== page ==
News of universities partnering with massive open online course providers has become commonplace, which is why Yale University stands out for what it’s not doing: rushing.
While many top universities — including Harvard and Stanford Universities, along with many others — were announcing partnerships and launching their first MOOCs, Yale sat back, watched, and evaluated.
In December, some eight months after Princeton, the University of Pennsylvania and the University of Michigan at Ann Arbor joined Coursera and three months after Brown, Columbia, Emory, and Vanderbilt Universities did the same, Yale’s Committee on Online Education, a faculty committee, submitted its online report and recommendations to the dean of Yale College. Though the report suggests that Yale investigate different MOOC platforms, there is no timeline for when the university, seemingly already late to the MOOC party, might select a company or start providing MOOCs. Cornell University similarly just completed a committee review of its MOOC strategy; the university will likely announce a MOOC partnership in the next few weeks, according to the dean of faculty, Joseph Burns.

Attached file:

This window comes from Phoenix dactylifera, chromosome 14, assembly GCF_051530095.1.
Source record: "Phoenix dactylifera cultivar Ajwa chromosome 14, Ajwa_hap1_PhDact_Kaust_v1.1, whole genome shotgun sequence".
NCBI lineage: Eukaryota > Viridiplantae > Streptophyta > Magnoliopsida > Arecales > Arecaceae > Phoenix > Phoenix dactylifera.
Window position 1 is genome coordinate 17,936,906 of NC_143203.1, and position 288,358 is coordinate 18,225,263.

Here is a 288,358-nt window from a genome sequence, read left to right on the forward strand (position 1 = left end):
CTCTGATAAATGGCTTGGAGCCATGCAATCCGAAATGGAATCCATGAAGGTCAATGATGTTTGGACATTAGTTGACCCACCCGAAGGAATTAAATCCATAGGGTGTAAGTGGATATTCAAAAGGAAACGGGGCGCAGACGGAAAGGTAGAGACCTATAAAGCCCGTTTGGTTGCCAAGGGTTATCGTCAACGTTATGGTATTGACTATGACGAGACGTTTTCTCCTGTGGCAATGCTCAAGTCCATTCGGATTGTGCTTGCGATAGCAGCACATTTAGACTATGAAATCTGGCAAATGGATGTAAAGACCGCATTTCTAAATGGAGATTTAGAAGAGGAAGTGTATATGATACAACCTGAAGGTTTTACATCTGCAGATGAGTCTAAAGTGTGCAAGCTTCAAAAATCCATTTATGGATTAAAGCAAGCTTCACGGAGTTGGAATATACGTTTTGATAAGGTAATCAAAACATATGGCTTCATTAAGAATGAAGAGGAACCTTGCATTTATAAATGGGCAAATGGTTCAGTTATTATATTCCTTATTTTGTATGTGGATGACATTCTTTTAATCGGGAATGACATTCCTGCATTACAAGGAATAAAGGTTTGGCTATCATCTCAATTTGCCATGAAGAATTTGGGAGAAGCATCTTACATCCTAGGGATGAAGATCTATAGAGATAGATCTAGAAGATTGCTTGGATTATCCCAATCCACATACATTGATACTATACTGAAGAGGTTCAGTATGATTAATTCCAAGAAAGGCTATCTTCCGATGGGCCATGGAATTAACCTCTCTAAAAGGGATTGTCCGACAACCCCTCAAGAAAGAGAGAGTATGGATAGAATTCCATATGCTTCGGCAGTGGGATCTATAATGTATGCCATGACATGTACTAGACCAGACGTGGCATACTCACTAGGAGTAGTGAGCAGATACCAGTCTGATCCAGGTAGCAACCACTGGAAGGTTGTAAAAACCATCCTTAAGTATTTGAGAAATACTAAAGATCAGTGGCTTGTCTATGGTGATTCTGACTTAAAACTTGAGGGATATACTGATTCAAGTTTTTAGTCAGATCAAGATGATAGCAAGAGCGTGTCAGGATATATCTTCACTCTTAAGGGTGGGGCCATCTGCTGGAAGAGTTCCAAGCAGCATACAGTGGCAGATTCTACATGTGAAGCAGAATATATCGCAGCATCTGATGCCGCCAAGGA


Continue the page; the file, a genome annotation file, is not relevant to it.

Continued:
Read more: http://www.insidehighered.com/news/2013/01/29/yale-takes-time-reflect-evaluate-jumping-moocs#ixzz2JP4of4TK
Inside Higher Ed